Challenges Faced by Trade Unions
“Black labour unions in south Africa are of great value to policy makers who recognize that the industrial work force has often served as a catalyst for political progress and social change in the developing world. It was not uncommon for leaders of the independence movements to have come out of the ranks of organized labor, the trade unions were training grounds and early vehicles of political expression as they were often the only form of organized activity permitted by the colonial authorities. . (Freeman & Bendahmane 1978, p. 1) INTRODUCTION The South African history is one that has had a dramatic influence on all its citizens, socially, politically and economically. The difficulties faced by south Africans during oppression and the apartheid era have made south Africans the way they are today in terms of knowing their rights and how to fight for such rights.
There were massive political movements that were formed by activists who wanted to fight for the rights of all black workers within the labor market. The trade unions played an important role towards the development of new legislation laws that favored not only the white population but also the blacks Indians and colored’s . The South African economy was weakened by punishment, and sheltered by the apartheid government’s protectionist policies. This has created certain challenges for organized labour.
Challenges Faced by Trade Unions Essay Example
On one hand, the South African trade union movement maintained a significant following and organizational continuity in recent years combined with union decline, and enjoys an unique degree of political influence on account of its alliance with the ruling African National Congress (ANC). On the other hand, it has had to battle with a decreasing combination of possible employers as a result of increasing retrenchments and restructuring, particularly in fundamental areas of the economy such as the metal and mining industries. he challenge is to retain the integrity of a union voice whilst continuing to compromise where necessary with both state and capital. A: Unions/labour legislation. Apart from crime and the issue of education and training, in my view the single most important immediate reason for increasing unemployment is the set of interlocking labour laws that have been introduced in recent years, together with the militant behaviour of the trade unions.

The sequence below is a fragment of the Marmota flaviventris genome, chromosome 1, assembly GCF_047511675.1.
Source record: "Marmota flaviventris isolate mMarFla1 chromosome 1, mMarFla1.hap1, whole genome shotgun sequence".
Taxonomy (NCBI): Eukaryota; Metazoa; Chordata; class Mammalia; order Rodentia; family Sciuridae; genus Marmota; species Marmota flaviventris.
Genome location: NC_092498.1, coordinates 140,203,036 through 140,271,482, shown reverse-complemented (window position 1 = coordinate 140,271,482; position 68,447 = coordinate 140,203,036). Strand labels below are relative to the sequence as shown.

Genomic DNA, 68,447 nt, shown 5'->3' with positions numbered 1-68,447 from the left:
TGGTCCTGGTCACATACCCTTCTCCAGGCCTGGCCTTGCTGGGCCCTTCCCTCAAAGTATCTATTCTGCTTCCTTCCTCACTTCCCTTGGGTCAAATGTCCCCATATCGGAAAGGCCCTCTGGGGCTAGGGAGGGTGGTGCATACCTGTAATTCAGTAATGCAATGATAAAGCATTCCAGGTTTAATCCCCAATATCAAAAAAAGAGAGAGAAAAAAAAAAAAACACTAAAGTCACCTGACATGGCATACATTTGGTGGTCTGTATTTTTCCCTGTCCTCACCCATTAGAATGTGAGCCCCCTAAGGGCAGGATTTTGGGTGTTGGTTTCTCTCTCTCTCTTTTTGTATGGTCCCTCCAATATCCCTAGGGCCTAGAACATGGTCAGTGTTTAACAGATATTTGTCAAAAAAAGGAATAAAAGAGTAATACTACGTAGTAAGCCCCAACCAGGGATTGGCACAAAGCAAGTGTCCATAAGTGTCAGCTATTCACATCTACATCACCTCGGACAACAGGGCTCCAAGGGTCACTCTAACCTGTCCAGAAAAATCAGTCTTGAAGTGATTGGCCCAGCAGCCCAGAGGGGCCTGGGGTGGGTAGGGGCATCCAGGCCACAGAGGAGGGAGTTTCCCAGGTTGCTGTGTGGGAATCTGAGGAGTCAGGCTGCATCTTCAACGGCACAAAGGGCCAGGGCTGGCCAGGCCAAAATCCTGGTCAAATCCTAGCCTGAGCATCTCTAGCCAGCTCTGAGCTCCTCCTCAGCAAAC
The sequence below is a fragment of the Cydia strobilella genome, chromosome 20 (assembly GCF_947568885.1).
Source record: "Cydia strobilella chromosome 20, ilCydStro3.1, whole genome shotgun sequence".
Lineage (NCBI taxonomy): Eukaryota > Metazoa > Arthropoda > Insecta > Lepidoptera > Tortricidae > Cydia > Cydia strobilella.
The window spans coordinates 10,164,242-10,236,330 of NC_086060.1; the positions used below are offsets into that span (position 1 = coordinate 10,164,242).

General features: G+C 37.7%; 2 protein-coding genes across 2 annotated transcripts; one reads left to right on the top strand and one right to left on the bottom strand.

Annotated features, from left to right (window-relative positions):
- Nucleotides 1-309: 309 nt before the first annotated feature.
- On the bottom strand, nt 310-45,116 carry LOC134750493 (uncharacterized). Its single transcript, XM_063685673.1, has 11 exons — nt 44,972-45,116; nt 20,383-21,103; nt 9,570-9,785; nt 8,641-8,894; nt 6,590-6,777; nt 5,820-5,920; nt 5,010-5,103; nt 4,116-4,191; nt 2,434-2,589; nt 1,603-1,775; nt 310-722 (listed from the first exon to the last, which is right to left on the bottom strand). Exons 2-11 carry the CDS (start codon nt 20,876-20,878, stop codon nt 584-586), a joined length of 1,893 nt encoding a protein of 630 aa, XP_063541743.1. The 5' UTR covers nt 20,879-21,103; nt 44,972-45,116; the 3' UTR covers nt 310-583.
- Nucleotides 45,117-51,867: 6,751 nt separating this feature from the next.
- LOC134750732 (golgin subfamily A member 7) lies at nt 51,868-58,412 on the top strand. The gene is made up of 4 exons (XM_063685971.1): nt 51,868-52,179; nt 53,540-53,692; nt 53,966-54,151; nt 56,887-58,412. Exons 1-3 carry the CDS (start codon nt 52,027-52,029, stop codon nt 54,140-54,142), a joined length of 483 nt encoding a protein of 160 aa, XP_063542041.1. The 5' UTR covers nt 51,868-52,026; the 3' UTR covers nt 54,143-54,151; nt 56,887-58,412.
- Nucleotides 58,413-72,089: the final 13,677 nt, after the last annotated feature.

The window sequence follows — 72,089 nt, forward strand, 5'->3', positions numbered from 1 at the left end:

Because of the Labour Relations Act, The Basic Conditions of Employment Act, and the Employment Equity Act, employers cannot employ the best person for the job without potential interference of a government officials, and – most importantly – cannot get rid of people who are not turning up for work, are performing badly, are stealing, or are undermining the functioning of the organisation in other ways, without a costly, time consuming, and very aggravating process often involving labour lawyers, labour courts, and arbitration.